Before you get started, look at what a typical project looks like. You don't need to read examples in full, just browse through to get a feel for the type of work involved. Remember that the purpose of this project is to do work which is unique and interesting to you. Examples you look at should get you thinking about HOW you will go about the project, not WHAT you will include.
Solent electronic archive (SEA)
If you have not been shown specific examples for your course, you can log into Solent Electronic Archive, and browse the 'final project' category to see some dissertations written by Solent students.
Try to get a picture of the type of questions students investigate, the type of research they carry out and how they write.
Fill in this form as you look at example projects. The form will help you develop an overview of the structure, content and language of a dissertation. You can create a document and download the answers you type.
Before you decide on a topic and a question, explore all possibilities. Talk to your tutor and find out about the topics students have covered in the past. Remember you will be working on your chosen topic for one or two semesters, so choose something which interests you!
Questions to consider:
Has a unit, topic, person or event inspired you?
Is there an issue you would love to investigate?
Are there any social, ecological or technological trends or issues you could address?
Do you have any experience or skills from outside your studies which you could bring in?
Is there potential for collaboration?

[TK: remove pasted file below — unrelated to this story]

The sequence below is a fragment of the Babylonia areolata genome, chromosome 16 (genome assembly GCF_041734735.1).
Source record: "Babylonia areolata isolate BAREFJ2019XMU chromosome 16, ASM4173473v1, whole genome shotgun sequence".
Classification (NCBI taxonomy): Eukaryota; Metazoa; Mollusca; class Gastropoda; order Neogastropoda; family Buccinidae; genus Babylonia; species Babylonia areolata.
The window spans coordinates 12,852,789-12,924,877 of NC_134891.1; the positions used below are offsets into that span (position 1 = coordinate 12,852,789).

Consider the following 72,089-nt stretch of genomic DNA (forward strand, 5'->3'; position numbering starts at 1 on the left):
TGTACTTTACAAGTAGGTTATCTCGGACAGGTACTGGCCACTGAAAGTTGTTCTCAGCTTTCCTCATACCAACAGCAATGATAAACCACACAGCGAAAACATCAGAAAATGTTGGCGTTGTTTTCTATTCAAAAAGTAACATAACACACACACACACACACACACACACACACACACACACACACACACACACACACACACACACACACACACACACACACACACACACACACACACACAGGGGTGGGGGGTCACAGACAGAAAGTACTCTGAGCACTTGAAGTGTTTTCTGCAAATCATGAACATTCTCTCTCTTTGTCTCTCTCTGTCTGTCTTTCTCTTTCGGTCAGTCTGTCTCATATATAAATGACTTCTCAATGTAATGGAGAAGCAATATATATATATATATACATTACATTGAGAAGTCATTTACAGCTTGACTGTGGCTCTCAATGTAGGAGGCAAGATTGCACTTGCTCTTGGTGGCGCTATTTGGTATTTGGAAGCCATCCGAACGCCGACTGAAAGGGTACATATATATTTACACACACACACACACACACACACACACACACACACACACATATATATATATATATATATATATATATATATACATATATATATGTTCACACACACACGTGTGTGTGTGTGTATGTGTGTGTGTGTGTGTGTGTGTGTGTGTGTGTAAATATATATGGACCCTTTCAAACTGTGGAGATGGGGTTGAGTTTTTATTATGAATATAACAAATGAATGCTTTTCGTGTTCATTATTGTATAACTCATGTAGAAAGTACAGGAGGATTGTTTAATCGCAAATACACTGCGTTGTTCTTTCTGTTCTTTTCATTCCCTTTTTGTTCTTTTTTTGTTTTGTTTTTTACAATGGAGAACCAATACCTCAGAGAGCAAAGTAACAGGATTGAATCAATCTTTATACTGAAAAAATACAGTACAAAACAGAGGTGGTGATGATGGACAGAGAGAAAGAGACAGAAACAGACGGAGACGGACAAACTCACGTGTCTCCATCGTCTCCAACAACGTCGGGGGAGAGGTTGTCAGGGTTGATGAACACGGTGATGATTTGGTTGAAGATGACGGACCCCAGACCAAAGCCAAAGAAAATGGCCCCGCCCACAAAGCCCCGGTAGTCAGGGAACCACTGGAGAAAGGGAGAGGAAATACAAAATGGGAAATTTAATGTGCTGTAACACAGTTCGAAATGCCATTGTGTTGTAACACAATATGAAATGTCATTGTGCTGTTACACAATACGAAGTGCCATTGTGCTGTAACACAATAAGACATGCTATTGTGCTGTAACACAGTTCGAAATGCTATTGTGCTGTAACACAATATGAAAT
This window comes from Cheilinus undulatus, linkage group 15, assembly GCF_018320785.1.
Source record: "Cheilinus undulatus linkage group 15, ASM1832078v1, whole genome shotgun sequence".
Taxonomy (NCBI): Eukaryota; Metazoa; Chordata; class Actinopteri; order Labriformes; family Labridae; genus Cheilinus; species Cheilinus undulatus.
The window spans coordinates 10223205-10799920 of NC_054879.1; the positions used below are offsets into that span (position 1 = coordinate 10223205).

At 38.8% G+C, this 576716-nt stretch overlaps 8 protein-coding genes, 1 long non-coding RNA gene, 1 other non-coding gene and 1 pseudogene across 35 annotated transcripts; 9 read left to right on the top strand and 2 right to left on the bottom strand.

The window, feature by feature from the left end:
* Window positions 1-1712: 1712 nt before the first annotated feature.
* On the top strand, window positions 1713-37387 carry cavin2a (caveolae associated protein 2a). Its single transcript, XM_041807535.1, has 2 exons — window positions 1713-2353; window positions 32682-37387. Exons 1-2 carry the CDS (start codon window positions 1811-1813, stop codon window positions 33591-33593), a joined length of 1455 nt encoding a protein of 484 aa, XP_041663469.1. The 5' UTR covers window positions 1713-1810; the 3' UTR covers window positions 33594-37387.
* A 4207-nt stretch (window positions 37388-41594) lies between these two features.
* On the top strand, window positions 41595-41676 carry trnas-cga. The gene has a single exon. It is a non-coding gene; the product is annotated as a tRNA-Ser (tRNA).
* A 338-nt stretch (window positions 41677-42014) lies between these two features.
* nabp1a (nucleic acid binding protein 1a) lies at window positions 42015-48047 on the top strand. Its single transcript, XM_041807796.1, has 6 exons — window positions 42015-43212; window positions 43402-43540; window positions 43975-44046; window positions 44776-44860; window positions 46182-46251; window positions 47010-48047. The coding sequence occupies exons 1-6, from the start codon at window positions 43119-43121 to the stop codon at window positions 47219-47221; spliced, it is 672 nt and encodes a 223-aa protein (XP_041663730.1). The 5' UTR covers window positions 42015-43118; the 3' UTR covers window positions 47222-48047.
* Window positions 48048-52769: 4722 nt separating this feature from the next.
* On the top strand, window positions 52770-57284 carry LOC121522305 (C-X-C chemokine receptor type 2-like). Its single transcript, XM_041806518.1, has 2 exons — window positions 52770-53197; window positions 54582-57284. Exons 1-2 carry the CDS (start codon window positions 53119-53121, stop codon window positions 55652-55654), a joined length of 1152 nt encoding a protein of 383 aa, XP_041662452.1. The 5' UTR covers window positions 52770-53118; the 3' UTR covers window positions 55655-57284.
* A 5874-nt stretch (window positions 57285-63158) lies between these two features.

Is there a local context you could address?
Do you have a debatable idea or testable hypothesis?
How can you narrow the project down to a realistic scope?
Do you have a unique angle on the topic?
Can you address a gap in the market, an unmet need, a problem to be solved?
Will you use materials or techniques in an original way?
Which collections and archives can you access?
How will you record the information you find?
How will you record and track your own ideas?
How much time will you give to preliminary research?
How much in-depth reading will you do?
Where will you record references?
How can you keep the research process interesting?
Swetnam (2000) identifies a strategy for narrowing down your topic to a draft title. Try to fill in each category below for your project. An example of a Sociology project is given.
General area of study:Sociology
Particular Interest:Groups of old people
More specifically: Community care
Especially:In residential homes
Draft title:'The management of community care in warden controlled residential homes.'
Swetnam, D., (2000), Writing your dissertation : how to plan, prepare and present successful work. 3rd Ed., Oxford: How to books
There are many help guides on researching and writing your dissertation. Browse Solent Library books and e-books on the subject of dissertationsfor further guidance on how to get started with your project.